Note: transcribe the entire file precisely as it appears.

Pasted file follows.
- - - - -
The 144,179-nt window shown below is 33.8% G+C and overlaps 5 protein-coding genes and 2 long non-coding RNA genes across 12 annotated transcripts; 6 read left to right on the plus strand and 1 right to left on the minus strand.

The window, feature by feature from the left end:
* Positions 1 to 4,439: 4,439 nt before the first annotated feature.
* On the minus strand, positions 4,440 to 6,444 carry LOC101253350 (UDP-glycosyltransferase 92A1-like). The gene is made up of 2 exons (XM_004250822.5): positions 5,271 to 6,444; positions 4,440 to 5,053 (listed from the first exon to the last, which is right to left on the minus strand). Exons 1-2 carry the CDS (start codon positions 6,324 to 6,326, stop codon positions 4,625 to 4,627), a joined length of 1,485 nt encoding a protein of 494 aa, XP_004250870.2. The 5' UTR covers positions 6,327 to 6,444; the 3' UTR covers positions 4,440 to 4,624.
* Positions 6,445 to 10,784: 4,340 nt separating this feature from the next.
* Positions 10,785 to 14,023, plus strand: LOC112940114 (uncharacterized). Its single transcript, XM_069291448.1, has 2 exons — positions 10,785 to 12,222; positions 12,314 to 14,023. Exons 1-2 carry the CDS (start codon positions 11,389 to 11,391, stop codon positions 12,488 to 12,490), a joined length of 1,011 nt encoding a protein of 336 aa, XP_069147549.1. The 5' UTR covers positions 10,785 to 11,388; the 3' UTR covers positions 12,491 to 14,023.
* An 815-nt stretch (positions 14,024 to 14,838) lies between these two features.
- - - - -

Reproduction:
The 144,179-nt window shown below is 33.8% G+C and overlaps 5 protein-coding genes and 2 long non-coding RNA genes across 12 annotated transcripts; 6 read left to right on the plus strand and 1 right to left on the minus strand.

The window, feature by feature from the left end:
* Positions 1 to 4,439: 4,439 nt before the first annotated feature.
* On the minus strand, positions 4,440 to 6,444 carry LOC101253350 (UDP-glycosyltransferase 92A1-like). The gene is made up of 2 exons (XM_004250822.5): positions 5,271 to 6,444; positions 4,440 to 5,053 (listed from the first exon to the last, which is right to left on the minus strand). Exons 1-2 carry the CDS (start codon positions 6,324 to 6,326, stop codon positions 4,625 to 4,627), a joined length of 1,485 nt encoding a protein of 494 aa, XP_004250870.2. The 5' UTR covers positions 6,327 to 6,444; the 3' UTR covers positions 4,440 to 4,624.
* Positions 6,445 to 10,784: 4,340 nt separating this feature from the next.
* Positions 10,785 to 14,023, plus strand: LOC112940114 (uncharacterized). Its single transcript, XM_069291448.1, has 2 exons — positions 10,785 to 12,222; positions 12,314 to 14,023. Exons 1-2 carry the CDS (start codon positions 11,389 to 11,391, stop codon positions 12,488 to 12,490), a joined length of 1,011 nt encoding a protein of 336 aa, XP_069147549.1. The 5' UTR covers positions 10,785 to 11,388; the 3' UTR covers positions 12,491 to 14,023.
* An 815-nt stretch (positions 14,024 to 14,838) lies between these two features.